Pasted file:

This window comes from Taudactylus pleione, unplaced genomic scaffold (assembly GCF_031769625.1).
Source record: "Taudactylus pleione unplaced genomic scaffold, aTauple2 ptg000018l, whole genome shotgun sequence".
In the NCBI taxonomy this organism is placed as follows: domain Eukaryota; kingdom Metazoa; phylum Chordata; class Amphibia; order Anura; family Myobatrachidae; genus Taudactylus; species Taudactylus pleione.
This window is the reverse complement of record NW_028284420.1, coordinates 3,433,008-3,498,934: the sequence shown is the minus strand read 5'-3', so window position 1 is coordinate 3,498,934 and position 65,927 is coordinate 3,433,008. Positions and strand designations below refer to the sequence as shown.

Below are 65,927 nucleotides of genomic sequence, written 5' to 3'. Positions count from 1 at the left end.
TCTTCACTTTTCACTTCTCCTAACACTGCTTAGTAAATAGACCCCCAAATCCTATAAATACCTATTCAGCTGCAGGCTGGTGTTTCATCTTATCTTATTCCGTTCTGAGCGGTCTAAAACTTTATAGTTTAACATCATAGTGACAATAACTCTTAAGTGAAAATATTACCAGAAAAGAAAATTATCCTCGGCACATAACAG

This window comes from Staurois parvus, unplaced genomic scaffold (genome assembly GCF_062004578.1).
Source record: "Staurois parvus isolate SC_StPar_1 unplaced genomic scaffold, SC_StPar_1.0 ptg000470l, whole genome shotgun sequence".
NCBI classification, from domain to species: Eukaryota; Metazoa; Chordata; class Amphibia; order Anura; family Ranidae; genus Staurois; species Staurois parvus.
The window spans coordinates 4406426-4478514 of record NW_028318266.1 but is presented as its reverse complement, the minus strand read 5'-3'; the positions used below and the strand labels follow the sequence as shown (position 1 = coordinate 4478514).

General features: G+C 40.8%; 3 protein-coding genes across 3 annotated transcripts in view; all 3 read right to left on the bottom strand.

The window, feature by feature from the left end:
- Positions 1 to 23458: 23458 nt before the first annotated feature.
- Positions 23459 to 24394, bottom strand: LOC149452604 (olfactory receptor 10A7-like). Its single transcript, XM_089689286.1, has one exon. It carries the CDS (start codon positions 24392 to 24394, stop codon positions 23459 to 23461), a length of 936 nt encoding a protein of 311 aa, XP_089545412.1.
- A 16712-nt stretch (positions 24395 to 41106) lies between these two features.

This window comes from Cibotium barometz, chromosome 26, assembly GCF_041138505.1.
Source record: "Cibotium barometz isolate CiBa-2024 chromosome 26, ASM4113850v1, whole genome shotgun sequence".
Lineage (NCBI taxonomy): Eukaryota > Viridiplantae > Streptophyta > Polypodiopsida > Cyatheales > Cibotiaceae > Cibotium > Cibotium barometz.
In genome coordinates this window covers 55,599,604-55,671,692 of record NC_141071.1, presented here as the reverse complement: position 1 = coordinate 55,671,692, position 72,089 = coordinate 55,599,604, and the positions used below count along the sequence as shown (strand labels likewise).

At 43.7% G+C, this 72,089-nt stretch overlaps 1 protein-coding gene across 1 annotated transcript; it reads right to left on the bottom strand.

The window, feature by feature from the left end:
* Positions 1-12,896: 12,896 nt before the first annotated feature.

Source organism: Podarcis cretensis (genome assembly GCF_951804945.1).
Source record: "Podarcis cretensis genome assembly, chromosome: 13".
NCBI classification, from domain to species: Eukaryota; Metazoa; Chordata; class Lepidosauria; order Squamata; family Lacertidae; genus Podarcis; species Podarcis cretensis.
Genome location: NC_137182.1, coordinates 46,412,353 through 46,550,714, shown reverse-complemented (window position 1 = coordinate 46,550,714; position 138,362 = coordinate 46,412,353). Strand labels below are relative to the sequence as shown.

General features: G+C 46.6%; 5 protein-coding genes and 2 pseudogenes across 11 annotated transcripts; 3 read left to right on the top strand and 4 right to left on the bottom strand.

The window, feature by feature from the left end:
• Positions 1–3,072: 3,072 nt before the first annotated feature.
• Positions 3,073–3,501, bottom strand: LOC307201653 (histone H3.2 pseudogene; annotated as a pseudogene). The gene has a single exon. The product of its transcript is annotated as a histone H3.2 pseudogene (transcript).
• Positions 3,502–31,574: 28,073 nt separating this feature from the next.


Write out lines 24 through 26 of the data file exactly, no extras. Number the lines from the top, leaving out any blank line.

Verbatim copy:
Source record: "Podarcis cretensis genome assembly, chromosome: 13".
NCBI classification, from domain to species: Eukaryota; Metazoa; Chordata; class Lepidosauria; order Squamata; family Lacertidae; genus Podarcis; species Podarcis cretensis.
Genome location: NC_137182.1, coordinates 46,412,353 through 46,550,714, shown reverse-complemented (window position 1 = coordinate 46,550,714; position 138,362 = coordinate 46,412,353). Strand labels below are relative to the sequence as shown.